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However, the method of studying and teaching gradually developed: if the early decretalists made use of the elementary plan of the gloss and literal commentary, their successors in composing their treatises were more independent of the text; they commented on the titles, not on the chapters or the words; often they followed the titles or chapters only nominally and artificially.
In the sixteenth century they tried to apply, not to the official collections, but in their lectures on canon law the method and division of the "Institutes" of Justinian: persons, things, actions or procedure, crimes, and penalties (Institutes, I, ii, 12).
In the first place, the legislative authority makes laws only when circumstances require them and in accordance with a definite plan.
For centuries, nothing more was done than to collect successively the canons of councils, ancient and recent, the letters of popes, and episcopal statutes; guidance was sought for in these, when analogous cases occurred, but no one thought of extracting general principles from them or of systematizing all the laws then in force.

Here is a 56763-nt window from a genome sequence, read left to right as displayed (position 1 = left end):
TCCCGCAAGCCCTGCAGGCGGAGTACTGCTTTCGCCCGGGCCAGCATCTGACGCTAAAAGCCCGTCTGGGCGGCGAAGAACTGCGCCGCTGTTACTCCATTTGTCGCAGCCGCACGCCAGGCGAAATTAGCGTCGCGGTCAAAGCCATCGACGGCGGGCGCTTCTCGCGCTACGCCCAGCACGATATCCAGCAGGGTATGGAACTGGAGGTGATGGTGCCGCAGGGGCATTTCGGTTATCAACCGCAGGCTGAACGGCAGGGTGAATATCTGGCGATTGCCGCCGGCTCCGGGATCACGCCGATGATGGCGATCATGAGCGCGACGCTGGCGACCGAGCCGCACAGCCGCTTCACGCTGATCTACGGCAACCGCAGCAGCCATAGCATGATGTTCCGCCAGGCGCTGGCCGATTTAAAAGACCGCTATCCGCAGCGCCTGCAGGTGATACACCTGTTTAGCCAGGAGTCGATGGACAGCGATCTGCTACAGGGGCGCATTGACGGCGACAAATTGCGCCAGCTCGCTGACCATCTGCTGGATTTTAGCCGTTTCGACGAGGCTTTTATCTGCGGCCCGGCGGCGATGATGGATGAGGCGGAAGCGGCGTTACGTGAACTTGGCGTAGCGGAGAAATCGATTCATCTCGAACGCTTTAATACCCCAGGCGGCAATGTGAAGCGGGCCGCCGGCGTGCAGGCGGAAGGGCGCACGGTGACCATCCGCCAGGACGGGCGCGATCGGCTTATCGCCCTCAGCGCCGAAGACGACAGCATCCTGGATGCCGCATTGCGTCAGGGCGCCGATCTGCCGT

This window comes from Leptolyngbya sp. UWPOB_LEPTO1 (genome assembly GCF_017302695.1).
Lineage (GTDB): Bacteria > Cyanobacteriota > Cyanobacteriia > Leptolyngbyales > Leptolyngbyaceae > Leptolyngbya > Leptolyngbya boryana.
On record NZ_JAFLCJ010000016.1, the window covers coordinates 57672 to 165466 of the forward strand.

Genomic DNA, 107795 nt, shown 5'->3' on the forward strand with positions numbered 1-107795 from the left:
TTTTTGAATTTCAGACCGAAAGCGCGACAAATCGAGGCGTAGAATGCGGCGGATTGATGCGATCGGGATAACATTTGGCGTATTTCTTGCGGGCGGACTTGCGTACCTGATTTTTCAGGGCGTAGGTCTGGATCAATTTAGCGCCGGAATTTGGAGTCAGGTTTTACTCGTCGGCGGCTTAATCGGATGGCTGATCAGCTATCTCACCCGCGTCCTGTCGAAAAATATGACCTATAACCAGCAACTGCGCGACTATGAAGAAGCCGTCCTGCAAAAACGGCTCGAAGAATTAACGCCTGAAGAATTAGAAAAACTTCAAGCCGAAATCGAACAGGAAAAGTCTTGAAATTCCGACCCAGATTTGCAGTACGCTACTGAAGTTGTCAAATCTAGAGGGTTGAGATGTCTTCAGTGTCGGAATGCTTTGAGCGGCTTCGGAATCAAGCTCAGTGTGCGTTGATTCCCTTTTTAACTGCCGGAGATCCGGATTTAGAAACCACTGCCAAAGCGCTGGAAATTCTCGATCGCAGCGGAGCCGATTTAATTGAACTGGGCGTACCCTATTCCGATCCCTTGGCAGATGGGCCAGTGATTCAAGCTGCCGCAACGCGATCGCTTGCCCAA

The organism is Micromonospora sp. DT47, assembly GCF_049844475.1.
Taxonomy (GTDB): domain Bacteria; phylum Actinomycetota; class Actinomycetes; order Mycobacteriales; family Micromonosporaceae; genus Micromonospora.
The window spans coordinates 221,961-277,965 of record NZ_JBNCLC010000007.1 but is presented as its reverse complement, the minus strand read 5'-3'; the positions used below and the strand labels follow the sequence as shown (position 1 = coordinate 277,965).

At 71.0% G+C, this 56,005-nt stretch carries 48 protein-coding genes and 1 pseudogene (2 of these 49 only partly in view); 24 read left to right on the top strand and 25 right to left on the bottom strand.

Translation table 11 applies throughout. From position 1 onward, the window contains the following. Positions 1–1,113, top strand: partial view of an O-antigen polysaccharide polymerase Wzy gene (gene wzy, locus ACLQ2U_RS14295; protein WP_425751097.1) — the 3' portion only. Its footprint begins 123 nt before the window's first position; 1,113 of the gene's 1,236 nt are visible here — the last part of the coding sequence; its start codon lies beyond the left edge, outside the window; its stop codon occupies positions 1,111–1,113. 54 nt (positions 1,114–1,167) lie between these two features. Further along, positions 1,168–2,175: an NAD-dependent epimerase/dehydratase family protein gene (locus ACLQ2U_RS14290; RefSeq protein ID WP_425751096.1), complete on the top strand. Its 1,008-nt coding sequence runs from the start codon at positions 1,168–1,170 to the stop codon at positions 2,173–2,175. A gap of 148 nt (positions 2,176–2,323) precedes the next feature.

He therefore adopted the plan of inserting the texts in the body of his general treatise; from the disordered mass of canons collected from the earliest days, he selected not only the law actually in force (eliminating the regulations which had fallen into desuetude, or which were revoked, or not of general application) but also the principles; he elaborated a system of law which, however incomplete, was nevertheless methodical. the methodical and coordinated knowledge of ecclesiastical law, was at length established.We have to distinguish between the law of the Western or Latin Church, and the law of the Eastern Churches, and of each of them.Likewise, between the law of the Catholic Church and those of the non-Catholic Christian Churches or confessions, the Anglican Church and the various Eastern Orthodox Churches.Considered from the point of view of its expression, canon law may be divided into several branches, so closely allied, that the terms used to designate them are often employed almost indifferently: common law and special law; universal law and particular law; general law and singular law ().It is easy to point out the difference between them: the idea is that of a wider or a more limited scope; to be more precise, common law refers to things, universal law to territories, general law to persons; so regulations affecting only certain things, certain territories, certain classes of persons, being a restriction or an addition, constitute special, particular, or singular law, and even local or individual law.